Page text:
Wednesday, July 01, 2009

Miami archdiocese targets 13 South Florida churches for closing


By JAWEED KALEEM
Miami Herald
Monday, June 01, 2009
Thirteen Catholic churches - most in some of South Florida's poorest urban areas - will be closed and members sent elsewhere, the Archdiocese of Miami said Sunday.
But stunned parishioners, some close to tears, said they will not go down without a fight.
"This is a travesty,'' said Reginald Munnings, who attends St. Francis Xavier, Miami's first black Catholic church. Munnings and 60 other families will be asked to attend Gesu, Miami's oldest Catholic church located in downtown Miami. "I'm not going to go,'' said Munnings, 52, who, like other parishioners, knew cuts were coming, but was shocked to hear that his was on the list.
Five other Miami-Dade closures include St. Vincent de Paul in West Little River, St. Cecilia in Hialeah, St. Robert Bellarmine in Allapattah, St. Philip Neri in Bunche Park and Our Lady of Perpetual Help in Opa-locka.
Seven Broward churches will be closed, including Church of the Resurrection in Dania Beach, St. Joseph Haitian Mission in Pompano Beach, St. Luke in Coconut Creek, Our Lady Aparecida in Hollywood, St. Charles Borromeo in Hallandale Beach; Divine Mercy Haitian Mission, and St. George, both in Fort Lauderdale.
Citing the "financial difficulties being experienced by all in our country'' and that the archdiocese can no longer subsidize operations at the churches, Archbishop John C. Favalora said in a letter that "the archdiocese in the future should plan for fewer but larger parishes.''
Favalora said he will make his final decision the first week of August, indicating that some churches could be saved.
"We're looking at finances and a shift in the Catholic population,'' said archdiocese spokeswoman Mary Ross Agosta. Church officials have crunched numbers on Mass attendance, baptisms, confirmations and funerals at churches to determine which to cut, she said.
But to Willa Mary Willis, a member of Bunche Park's St. Philip Neri for 50 years, the numbers do not add up.
"We had a full house today, maybe 350 or 400 people,'' said Willis, 70. "I know the economy is bad, but I just hope and pray we can keep the door open.''
The archdiocese wants her members to go to St. Monica in Miami Gardens.
Munnings does not see the math, either. "They tell us the parish owes $47,000 to the archdiocese,'' he said, "but we're going to bring in (money) by leasing our school property.''
St. Francis Xavier recently closed its school - one of six the archdiocese closed last month to save an estimated $1.8 million - but it will reopen in the fall as a secular charter.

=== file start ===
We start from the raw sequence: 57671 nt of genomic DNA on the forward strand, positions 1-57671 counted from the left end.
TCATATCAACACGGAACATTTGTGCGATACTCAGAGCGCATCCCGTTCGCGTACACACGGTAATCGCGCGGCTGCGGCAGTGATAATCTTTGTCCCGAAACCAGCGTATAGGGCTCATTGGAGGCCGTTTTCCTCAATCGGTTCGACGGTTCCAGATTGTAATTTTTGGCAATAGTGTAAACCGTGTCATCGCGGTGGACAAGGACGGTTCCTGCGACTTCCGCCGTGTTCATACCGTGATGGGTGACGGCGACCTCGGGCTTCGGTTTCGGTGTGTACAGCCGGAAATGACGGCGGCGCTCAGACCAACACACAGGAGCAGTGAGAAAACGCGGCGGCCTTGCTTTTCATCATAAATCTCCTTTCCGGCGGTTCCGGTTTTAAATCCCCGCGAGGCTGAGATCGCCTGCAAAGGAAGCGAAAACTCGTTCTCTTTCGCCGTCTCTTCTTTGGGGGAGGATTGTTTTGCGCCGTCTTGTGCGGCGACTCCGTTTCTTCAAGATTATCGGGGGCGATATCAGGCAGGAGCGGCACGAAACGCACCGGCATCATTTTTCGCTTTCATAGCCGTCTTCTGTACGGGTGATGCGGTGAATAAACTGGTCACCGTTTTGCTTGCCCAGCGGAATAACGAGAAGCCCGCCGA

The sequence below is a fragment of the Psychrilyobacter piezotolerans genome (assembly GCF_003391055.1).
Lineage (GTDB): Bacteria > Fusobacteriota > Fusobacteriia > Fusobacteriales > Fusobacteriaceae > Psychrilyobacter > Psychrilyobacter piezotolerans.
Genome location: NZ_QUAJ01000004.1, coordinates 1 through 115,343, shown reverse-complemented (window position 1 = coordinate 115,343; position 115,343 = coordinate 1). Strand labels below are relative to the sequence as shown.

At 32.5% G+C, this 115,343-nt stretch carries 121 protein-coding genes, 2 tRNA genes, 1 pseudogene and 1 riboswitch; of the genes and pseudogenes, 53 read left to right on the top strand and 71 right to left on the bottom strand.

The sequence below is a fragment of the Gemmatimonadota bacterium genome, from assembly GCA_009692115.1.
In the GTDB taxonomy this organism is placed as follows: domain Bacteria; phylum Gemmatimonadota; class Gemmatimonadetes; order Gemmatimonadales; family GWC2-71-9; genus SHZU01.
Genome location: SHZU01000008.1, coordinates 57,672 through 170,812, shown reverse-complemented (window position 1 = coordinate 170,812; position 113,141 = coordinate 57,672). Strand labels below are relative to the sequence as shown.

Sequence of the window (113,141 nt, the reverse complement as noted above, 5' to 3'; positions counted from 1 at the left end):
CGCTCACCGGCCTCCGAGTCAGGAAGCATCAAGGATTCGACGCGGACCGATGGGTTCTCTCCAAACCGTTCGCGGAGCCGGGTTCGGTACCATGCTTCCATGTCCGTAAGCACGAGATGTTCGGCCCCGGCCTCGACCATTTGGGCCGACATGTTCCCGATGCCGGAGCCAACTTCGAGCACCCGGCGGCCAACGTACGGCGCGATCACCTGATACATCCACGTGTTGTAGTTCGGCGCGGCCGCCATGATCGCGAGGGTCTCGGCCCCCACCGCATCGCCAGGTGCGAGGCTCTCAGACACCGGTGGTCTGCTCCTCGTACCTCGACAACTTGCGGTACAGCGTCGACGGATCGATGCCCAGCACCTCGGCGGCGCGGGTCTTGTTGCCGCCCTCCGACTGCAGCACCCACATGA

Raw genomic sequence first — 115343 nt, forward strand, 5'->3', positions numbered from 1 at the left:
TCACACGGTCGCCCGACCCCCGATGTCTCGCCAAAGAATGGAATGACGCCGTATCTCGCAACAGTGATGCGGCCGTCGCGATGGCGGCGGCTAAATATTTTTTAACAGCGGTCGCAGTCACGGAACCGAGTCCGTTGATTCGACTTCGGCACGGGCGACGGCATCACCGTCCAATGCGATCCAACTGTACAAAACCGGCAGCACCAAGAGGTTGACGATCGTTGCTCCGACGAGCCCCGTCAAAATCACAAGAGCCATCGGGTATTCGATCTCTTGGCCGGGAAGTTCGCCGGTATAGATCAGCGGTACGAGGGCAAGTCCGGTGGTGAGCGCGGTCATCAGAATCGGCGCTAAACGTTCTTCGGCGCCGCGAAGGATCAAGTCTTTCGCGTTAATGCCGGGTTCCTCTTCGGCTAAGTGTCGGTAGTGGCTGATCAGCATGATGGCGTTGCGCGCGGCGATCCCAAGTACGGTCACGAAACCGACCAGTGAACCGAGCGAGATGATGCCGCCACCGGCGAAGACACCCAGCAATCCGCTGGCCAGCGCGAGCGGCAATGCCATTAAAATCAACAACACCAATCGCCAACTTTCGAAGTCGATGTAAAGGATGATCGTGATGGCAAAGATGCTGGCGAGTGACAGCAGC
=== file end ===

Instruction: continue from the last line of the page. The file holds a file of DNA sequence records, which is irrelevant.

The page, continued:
Money from the charter rental was supposed to help support the struggling parish, churchgoers say.
"Everybody's upset,'' said the Rev. J. Thomas Pohto, pastor at Church of the Resurrection. He is not giving up hope.
"This is very preliminary; we're going to consult our financial and pastoral councils. It's too soon to say what will happen.''
Julia Winters, a longtime member of St. Charles Borromeo in Hallandale Beach, was taken aback by the announcement, but said she's hoping her church will survive.
"We're not sure if plans will materialize,'' she said.
The archdiocese serves 800,000 members in Miami-Dade, Broward and Monroe counties, with 128 parishes, missions and apostolates. Three of the churches to close are missions or apostolates, which serve specific cultural groups. Many of the churches designated to close serve minorities.
Maria Jerkins, director for the Office of Black Catholic Affairs in Miami, got calls from several concerned parishioners before she even saw the list.
But she was not surprised by the closings. "We have known this is a problem for a while,'' she said.
Sunday's announcement followed a May 24 letter from Favalora hinting at a broad reorganization in the archdiocese, including other unspecified cutbacks.
Many Catholic dioceses around the country have closed churches in recent years. The Diocese of Cleveland, for instance, announced in March that it would close 52 of its 224 churches next year.
The Catholic population in South Florida has increased by 8,000 since 2001, according to the Center for Applied Research in the Apostolate at Georgetown University. Still, like many parts of the country, Catholics have moved to the suburbs, draining historical urban churches of membership and money.
From: palmbeachpost.com - News